Australian Shepherd Breed Magazine - Showsight

The intent of the breed founders is clear. This is a natural bob-tail breed first and foremost. It is important to note that this breed does not just come as a natural bob-tail or a full tail. In reality the breed can produce tails of varying lengths. This is different than other docked-tail breeds. It is generally considered that we started docking for uniformity and to address the tails of all varying lengths. The next and most impactful mention of the importance of the natural bob tail for the Australian Shepherd is in a subse- quent breed standard, published by ARF in the 1960s. It goes into great detail about the natural bob tail, including breed- ing advice to preserve the breed featured trait, a description devoid in modern breed standards: “Tail: The tail should always be a natural bob—the shorter the better—but not tailless. Purebred Australian Shepherds will produce a high percentage of puppies with natural bob tails. These natural bobs will vary all the way from a two-inch tail bone to about one-half the length of the normal tail length of other breeds. Aussies retained for breeding purposes should be selected for the natural bob factor—again, the shorter the better. Other things being equal, no Aussie should be used for breed- ing if it has a tail more than one-fourth the normal length. Long-tailed Aussies should never have a tail in which the bone reaches below the hock point of the rear leg. Pups’ tails over one-fourth normal length should be docked shortly after birth. Owners and breeders of good Aussie bitches should always base their breeding programs on a foundation or ‘hub’ stud which has a natural bobtail in which the bone is no longer than two or three inches. Only through this type of selective breeding can the true type of Australian Shepherd be produced. Faults: long tails, tails over one-fourth normal length, tails of any length where the bone is twisted or ‘screwed.’ the bone must be straight, with not a hint of kinking or swirling.” Never has a more clear statement about the importance of the natural bob tail trait in the Australian Shepherd been written. While this expansive statement was eliminated from later versions of the breed standards, it is important in terms of the breed’s development. It is equally important for judges (and breeders) to know in order to preserve and protect the breed and breed type going forward. It is important to note that the first official breed club, The Australian Shepherd Club of America (ASCA) was not formed until the 1950s and one of their first formal breed standards was approved in 1968. Their wording on tails is abbreviat- ed from the detailed description of their predecessors, but their intention on the preservation of the natural bob tail remains clear. “Tail: Should be natural bob, or on long tails should be docked for working dogs.” In the 1960s the International Australian Shepherd Asso- ciation was formed on the west coast also with the intention of gaining AKC approval for the breed. Their first breed stan- dard, adopted in 1969 states, read as follows. “Tail: The tail is an extension of the spine; natural bob or docked. A tail longer than four inches at maturity shall dis- qualify in the conformation ring.” Their wording is clear on a full-tailed exhibit—it was enough of a distraction from the breed to be designated as a disqualification.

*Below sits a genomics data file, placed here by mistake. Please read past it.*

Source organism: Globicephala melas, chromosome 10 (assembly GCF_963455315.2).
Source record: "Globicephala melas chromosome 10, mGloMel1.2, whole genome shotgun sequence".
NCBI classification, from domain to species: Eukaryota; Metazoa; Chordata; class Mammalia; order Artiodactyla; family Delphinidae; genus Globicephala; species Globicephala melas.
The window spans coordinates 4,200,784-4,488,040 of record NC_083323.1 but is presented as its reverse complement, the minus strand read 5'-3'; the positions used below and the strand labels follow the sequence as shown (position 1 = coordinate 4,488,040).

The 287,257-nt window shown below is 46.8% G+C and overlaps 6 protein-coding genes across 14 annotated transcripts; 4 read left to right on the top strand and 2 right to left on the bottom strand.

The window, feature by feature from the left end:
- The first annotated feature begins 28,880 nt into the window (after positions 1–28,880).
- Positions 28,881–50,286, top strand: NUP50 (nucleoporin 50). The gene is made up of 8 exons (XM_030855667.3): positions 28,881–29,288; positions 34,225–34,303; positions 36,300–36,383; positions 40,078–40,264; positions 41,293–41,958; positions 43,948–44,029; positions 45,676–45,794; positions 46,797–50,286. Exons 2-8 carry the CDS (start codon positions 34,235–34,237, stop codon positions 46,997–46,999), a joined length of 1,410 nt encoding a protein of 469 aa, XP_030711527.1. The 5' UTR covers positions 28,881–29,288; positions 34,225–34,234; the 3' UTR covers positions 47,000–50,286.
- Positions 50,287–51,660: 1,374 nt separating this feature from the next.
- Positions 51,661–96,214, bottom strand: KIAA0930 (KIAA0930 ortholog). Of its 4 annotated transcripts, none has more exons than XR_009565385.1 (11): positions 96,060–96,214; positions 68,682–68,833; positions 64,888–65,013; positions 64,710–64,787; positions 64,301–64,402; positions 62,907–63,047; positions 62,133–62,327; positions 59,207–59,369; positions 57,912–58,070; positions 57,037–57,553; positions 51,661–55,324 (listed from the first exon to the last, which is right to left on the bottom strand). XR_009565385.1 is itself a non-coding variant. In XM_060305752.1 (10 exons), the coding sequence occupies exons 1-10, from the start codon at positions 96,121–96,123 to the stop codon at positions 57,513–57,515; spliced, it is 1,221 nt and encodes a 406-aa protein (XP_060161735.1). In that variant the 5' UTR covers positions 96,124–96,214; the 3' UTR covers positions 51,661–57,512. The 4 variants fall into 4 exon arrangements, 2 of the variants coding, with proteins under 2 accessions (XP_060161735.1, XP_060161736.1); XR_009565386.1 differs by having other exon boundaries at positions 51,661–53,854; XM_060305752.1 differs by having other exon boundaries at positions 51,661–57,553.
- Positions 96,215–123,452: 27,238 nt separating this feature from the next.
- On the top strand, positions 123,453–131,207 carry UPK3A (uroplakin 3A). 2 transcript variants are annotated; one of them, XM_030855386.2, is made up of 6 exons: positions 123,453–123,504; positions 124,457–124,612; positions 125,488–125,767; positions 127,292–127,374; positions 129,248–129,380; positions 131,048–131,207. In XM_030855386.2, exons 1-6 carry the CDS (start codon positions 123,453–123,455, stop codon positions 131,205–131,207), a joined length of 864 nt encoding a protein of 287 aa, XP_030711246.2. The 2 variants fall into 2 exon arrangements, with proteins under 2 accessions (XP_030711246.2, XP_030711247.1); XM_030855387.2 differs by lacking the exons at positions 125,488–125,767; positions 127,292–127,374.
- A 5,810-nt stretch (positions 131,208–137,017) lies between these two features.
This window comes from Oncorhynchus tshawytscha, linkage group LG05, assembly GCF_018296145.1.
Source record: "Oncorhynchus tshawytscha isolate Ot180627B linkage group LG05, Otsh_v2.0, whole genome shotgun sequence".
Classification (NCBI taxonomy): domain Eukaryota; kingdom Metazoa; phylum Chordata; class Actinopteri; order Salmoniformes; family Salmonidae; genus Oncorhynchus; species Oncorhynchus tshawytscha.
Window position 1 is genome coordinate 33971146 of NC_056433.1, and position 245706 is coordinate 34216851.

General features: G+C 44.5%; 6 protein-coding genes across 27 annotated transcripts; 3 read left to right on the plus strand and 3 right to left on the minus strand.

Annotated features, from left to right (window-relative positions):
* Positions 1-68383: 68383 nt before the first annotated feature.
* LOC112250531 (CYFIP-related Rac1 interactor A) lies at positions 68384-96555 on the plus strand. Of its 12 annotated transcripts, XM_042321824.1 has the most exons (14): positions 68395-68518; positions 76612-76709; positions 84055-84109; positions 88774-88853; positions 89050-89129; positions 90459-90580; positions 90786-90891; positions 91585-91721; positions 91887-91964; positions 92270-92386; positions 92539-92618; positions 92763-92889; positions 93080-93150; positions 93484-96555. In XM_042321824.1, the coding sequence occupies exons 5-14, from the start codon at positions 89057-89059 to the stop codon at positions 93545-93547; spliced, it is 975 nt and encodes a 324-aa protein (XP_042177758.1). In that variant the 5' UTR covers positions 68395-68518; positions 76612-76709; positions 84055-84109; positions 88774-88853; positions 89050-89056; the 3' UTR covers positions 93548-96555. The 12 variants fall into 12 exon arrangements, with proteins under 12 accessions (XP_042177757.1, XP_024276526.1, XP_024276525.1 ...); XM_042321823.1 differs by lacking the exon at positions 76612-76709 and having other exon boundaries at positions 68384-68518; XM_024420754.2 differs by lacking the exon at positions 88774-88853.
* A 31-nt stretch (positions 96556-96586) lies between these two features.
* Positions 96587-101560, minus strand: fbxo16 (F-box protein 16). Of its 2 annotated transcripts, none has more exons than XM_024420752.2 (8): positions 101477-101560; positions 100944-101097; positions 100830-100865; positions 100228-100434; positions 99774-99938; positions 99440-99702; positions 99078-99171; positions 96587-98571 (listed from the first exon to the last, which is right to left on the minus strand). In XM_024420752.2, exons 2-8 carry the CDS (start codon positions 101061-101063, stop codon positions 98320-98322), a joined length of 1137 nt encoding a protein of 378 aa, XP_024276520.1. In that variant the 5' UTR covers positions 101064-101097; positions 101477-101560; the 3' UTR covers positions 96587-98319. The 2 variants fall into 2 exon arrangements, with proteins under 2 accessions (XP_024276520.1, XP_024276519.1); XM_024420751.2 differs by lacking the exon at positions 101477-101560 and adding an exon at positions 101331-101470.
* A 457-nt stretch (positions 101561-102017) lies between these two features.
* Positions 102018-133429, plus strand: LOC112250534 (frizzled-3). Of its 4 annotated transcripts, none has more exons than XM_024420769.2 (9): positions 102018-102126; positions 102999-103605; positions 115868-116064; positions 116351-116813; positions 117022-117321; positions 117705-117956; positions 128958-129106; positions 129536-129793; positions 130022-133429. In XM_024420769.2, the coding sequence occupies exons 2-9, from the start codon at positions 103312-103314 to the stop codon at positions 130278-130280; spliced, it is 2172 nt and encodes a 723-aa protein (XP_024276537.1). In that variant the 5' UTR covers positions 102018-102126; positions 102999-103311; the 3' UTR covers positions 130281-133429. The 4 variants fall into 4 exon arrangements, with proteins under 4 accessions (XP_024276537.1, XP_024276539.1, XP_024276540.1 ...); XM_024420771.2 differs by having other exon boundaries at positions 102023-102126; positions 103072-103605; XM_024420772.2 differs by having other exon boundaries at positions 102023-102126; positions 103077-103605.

USASA: Stance on the tail

From The UniTed STaTeS aUSTralian Shepherd aSSociaTion The Australian Shepherd is a natural bob- tail/docked tail breed. At this time the USASA has no immediate plans to amend its breed standard on this issue because no ‘official’ description of the undocked Australian Shep- herd tail exists. The standard currently states under General Appearance, “He has a docked or natural bob tail.” The standard continues under the Neck, Head, Body section to state, “Tail is straight, docked or naturally bobbed, not to exceed four inches in length.” One of the unique characteristics of the Australian Shepherd is that they are not solely a docked tail breed, but also a natural bob tail breed. Dogs can be born with all varying lengths of tail…from natural bob to full tail… AND all lengths in between; hence the reason for the standard reference above regarding a tail to be less than four inches in length. We prefer the natural bob tail and we dock for uniformity and breed type. While it is understood that you as a judge have a choice, the USASA prefers that you con- sider an Australian Shepherd with a full tail to be a serious deviation from the standard and breed type and prioritize and penalize it accordingly. Any deviation from the ideal described in the standard should be penalized to the extent of the deviation. For instance, a tail that is six inches in length would be faulted over a dog with a tail that is less than four-inch inches. A full tail would be more severely faulted. The natural bob tail/docked tail is an iden- tifying breed characteristic and essential to preserving our breed type. As a judge you should place great importance in how the structure functions in movement (gaiting), but, in the final analysis, you should go back to type (the sum of them all) in determining your placements. We wish to preserve the history and heri- tage of this breed. The essence of a breed should not be forgotten. Sincerely, Terri Morgan, USASA President Flo McDaniel, USASA Judge’s Education Coordinator

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